Cooperative Federalism – 1; State Defendants in the Flint Water Crisis – 0

Posted on September 26, 2017 by Jeffrey Haynes

In a case of first impression, a divided Sixth Circuit held that the state agency defendants in the Flint water crisis cannot remove state-law tort claims against them under the federal officer removal statute.  Mays v. City of Flint, No. 16-2484 (Sixth Cir., Sept.11, 2017).  The ruling affirmed a remand to the Genesee County Circuit Court, where, the court acknowledged—emphasizing the obvious—the Michigan Department of Environmental Quality staffers are likely to be “unpopular figures.”

Residents of Flint sued, among others, several present and former MDEQ staff members for gross negligence, fraud, assault and battery, and intentional infliction of emotional distress, based upon MDEQ’s failure to control corrosion of aging water pipes, which caused lead to leach into Flint’s water supply.  The MDEQ defendants removed the action under the federal officer removal statute, 42 U.S.C. §1442(a)(1), which allows “any officer (or person acting under that officer) of the United States” to remove a state-law action to federal court.  The purpose of the statute is to insulate federal officers from local bias against unpopular federal laws.  Examples of customs agents in the War of 1812, revenue agents during Prohibition, and border agents come to mind.  The MDEQ defendants argued they were enforcing the Safe Drinking Water Act for USEPA, and therefore were acting under federal officers.

The court held that the MDEQ was enforcing Michigan law under a delegation of federal authority voluntarily accepted by the state.  The state officers were not contractors, employees, or agents of federal officers.  The cooperative federalism of the SDWA was more like a partnership than a principal-agent relationship.  EPA oversight, reporting requirements, and federal funding were not enough to bring the MDEQ defendants within the removal statute.  The dissent believed, on the other hand, that the state agency defendants’ removal petition satisfied their burden of demonstrating that their actions brought them under the statute’s protection.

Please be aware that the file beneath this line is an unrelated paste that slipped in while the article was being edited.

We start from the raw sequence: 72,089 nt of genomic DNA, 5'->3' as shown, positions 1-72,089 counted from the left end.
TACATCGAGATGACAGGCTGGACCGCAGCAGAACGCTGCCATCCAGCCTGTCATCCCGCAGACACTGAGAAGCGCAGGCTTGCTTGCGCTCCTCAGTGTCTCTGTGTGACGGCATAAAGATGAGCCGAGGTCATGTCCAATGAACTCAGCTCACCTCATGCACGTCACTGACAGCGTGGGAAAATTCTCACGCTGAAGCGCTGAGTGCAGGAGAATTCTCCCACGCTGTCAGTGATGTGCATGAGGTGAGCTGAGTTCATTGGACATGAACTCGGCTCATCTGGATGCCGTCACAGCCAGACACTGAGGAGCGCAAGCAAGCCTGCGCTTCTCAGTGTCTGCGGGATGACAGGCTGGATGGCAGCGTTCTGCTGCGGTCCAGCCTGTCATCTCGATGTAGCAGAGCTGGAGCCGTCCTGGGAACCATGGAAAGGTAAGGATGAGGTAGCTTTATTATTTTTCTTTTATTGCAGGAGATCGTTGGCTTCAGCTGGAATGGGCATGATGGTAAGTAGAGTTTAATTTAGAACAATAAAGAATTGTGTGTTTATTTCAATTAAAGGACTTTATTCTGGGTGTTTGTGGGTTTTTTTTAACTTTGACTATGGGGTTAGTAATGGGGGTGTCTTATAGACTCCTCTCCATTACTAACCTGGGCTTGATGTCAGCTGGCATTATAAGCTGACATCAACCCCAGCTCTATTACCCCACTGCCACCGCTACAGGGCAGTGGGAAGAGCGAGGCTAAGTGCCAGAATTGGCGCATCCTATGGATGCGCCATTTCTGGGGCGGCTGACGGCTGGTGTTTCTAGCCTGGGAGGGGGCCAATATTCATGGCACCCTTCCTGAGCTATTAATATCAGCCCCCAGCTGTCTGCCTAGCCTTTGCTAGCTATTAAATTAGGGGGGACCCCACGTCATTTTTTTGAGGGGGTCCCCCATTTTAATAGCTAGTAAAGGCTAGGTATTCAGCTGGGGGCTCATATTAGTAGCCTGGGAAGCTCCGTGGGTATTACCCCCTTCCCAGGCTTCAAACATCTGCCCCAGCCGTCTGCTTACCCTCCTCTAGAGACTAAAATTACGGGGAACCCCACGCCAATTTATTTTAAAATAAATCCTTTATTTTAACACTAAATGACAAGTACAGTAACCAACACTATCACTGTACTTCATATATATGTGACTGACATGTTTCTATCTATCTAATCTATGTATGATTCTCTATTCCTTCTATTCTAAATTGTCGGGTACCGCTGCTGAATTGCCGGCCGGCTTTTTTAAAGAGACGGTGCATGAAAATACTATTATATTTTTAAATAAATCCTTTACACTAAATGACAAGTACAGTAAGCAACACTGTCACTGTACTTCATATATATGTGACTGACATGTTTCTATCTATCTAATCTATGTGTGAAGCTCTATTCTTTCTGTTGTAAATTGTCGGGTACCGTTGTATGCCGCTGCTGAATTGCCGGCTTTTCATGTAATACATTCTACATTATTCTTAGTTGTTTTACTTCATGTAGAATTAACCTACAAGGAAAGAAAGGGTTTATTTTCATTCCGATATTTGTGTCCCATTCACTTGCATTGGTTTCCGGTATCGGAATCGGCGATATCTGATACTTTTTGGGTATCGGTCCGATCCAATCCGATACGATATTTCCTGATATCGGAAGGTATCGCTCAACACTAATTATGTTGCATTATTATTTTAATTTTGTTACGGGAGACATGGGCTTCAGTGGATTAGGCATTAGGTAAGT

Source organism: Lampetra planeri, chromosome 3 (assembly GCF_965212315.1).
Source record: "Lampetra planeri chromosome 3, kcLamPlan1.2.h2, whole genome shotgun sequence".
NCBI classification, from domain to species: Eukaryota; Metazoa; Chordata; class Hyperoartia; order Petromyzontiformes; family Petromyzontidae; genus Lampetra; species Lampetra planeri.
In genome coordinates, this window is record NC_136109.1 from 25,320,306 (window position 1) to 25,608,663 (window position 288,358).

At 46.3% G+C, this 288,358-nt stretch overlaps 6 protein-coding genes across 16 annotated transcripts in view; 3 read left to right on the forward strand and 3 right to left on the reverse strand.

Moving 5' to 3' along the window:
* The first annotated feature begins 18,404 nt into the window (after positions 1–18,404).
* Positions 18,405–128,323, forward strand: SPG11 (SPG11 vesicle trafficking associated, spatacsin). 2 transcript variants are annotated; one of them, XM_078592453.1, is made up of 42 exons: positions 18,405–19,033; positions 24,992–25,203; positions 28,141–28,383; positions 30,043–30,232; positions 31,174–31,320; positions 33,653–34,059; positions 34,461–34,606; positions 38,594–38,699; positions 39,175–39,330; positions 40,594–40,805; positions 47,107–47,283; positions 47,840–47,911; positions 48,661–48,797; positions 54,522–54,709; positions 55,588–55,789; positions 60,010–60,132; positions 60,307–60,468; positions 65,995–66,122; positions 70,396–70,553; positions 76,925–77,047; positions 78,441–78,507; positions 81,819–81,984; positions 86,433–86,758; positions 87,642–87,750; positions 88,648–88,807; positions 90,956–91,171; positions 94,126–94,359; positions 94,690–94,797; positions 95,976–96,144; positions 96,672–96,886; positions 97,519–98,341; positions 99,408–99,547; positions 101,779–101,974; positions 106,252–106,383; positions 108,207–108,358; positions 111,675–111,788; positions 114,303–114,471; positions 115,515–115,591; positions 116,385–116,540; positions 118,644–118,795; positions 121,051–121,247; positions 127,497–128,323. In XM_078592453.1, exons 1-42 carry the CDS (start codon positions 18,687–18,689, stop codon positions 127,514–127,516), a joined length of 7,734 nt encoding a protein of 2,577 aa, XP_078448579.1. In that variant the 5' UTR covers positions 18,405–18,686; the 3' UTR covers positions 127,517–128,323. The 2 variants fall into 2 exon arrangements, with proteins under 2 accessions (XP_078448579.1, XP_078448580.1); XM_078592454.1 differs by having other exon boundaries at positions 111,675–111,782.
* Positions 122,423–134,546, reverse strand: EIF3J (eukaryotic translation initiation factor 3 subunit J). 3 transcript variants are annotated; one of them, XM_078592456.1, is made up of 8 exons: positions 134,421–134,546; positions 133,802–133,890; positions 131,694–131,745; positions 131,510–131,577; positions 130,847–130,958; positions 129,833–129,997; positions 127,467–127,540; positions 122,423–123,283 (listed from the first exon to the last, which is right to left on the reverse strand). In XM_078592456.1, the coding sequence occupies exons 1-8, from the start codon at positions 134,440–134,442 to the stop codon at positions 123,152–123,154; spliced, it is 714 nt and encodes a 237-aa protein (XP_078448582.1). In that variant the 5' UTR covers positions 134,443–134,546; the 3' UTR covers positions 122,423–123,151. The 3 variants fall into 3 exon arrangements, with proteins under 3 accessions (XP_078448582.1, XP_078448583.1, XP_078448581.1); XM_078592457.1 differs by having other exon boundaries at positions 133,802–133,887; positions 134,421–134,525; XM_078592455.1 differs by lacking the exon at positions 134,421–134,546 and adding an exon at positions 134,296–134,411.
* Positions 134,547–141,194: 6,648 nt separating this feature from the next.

The court kept the floodgates closed.  It noted that many other environmental statutes come within the cooperative federalism model, and that allowing removal would cause garden-variety state-law tort claims against state officers for enforcing state law to be litigated in federal courts.

So, states’ rights advocates, take heart.  Even though your state enforces federal environmental standards with federal funds and oversight, you are on your own.  Regardless of citizen anger with the distant federal government, your state officials can still be tried by local jurors angry with your state government.



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